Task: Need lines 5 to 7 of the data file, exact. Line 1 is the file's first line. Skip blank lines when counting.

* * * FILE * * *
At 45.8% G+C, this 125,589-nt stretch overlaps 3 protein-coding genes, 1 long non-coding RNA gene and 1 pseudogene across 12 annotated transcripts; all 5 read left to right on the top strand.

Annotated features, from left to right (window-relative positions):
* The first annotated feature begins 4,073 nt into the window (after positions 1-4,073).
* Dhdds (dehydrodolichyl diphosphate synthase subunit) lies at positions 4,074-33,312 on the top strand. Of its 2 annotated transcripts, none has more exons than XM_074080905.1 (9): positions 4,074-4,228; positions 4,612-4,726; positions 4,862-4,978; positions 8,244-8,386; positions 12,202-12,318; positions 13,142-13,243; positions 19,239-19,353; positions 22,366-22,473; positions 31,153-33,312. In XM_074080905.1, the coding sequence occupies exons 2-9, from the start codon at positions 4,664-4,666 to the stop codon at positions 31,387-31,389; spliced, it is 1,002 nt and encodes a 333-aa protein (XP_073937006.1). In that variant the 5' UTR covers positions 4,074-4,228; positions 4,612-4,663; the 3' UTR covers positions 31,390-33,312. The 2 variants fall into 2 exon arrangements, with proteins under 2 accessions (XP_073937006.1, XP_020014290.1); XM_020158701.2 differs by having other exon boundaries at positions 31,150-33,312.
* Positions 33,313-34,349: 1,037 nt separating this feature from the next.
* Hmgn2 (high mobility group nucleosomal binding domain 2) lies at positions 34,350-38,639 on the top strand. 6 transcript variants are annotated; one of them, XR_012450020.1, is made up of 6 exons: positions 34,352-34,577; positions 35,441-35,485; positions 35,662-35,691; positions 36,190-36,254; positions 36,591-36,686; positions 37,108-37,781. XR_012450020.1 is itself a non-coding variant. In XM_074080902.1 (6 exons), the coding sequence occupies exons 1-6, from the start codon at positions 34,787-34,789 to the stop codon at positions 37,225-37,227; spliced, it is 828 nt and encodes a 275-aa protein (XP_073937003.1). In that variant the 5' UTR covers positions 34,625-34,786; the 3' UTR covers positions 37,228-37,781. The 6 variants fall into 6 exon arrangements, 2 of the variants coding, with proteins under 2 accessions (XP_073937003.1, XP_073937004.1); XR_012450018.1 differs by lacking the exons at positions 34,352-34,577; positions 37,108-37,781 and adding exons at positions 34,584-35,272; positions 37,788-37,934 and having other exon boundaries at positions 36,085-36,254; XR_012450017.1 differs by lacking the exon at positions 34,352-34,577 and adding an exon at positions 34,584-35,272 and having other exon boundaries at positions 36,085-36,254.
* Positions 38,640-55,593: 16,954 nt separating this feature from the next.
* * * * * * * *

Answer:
* Positions 33,313-34,349: 1,037 nt separating this feature from the next.
* Hmgn2 (high mobility group nucleosomal binding domain 2) lies at positions 34,350-38,639 on the top strand. 6 transcript variants are annotated; one of them, XR_012450020.1, is made up of 6 exons: positions 34,352-34,577; positions 35,441-35,485; positions 35,662-35,691; positions 36,190-36,254; positions 36,591-36,686; positions 37,108-37,781. XR_012450020.1 is itself a non-coding variant. In XM_074080902.1 (6 exons), the coding sequence occupies exons 1-6, from the start codon at positions 34,787-34,789 to the stop codon at positions 37,225-37,227; spliced, it is 828 nt and encodes a 275-aa protein (XP_073937003.1). In that variant the 5' UTR covers positions 34,625-34,786; the 3' UTR covers positions 37,228-37,781. The 6 variants fall into 6 exon arrangements, 2 of the variants coding, with proteins under 2 accessions (XP_073937003.1, XP_073937004.1); XR_012450018.1 differs by lacking the exons at positions 34,352-34,577; positions 37,108-37,781 and adding exons at positions 34,584-35,272; positions 37,788-37,934 and having other exon boundaries at positions 36,085-36,254; XR_012450017.1 differs by lacking the exon at positions 34,352-34,577 and adding an exon at positions 34,584-35,272 and having other exon boundaries at positions 36,085-36,254.
* Positions 38,640-55,593: 16,954 nt separating this feature from the next.